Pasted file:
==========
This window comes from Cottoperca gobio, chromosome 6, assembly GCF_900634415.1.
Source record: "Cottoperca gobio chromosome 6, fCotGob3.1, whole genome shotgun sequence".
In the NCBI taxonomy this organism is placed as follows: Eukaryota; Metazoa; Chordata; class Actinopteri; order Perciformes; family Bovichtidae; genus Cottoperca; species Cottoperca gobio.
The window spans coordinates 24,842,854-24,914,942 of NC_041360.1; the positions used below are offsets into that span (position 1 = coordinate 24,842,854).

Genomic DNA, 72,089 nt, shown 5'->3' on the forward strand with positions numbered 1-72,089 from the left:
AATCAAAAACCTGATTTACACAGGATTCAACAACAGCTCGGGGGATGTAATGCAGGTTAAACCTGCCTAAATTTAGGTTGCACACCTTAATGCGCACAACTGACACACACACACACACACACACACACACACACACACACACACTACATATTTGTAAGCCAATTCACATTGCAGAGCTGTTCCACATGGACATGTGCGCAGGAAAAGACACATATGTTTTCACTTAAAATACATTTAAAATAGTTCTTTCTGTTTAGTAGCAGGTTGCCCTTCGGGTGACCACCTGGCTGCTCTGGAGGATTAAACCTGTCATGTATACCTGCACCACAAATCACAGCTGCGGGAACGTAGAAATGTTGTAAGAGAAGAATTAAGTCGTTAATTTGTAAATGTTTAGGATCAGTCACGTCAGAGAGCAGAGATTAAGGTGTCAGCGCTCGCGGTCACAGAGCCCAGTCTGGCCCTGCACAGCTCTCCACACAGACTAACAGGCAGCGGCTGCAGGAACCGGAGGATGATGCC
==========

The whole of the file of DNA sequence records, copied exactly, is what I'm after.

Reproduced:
This window comes from Cottoperca gobio, chromosome 6, assembly GCF_900634415.1.
Source record: "Cottoperca gobio chromosome 6, fCotGob3.1, whole genome shotgun sequence".
In the NCBI taxonomy this organism is placed as follows: Eukaryota; Metazoa; Chordata; class Actinopteri; order Perciformes; family Bovichtidae; genus Cottoperca; species Cottoperca gobio.
The window spans coordinates 24,842,854-24,914,942 of NC_041360.1; the positions used below are offsets into that span (position 1 = coordinate 24,842,854).

Genomic DNA, 72,089 nt, shown 5'->3' on the forward strand with positions numbered 1-72,089 from the left:
AATCAAAAACCTGATTTACACAGGATTCAACAACAGCTCGGGGGATGTAATGCAGGTTAAACCTGCCTAAATTTAGGTTGCACACCTTAATGCGCACAACTGACACACACACACACACACACACACACACACACACACACACACTACATATTTGTAAGCCAATTCACATTGCAGAGCTGTTCCACATGGACATGTGCGCAGGAAAAGACACATATGTTTTCACTTAAAATACATTTAAAATAGTTCTTTCTGTTTAGTAGCAGGTTGCCCTTCGGGTGACCACCTGGCTGCTCTGGAGGATTAAACCTGTCATGTATACCTGCACCACAAATCACAGCTGCGGGAACGTAGAAATGTTGTAAGAGAAGAATTAAGTCGTTAATTTGTAAATGTTTAGGATCAGTCACGTCAGAGAGCAGAGATTAAGGTGTCAGCGCTCGCGGTCACAGAGCCCAGTCTGGCCCTGCACAGCTCTCCACACAGACTAACAGGCAGCGGCTGCAGGAACCGGAGGATGATGCC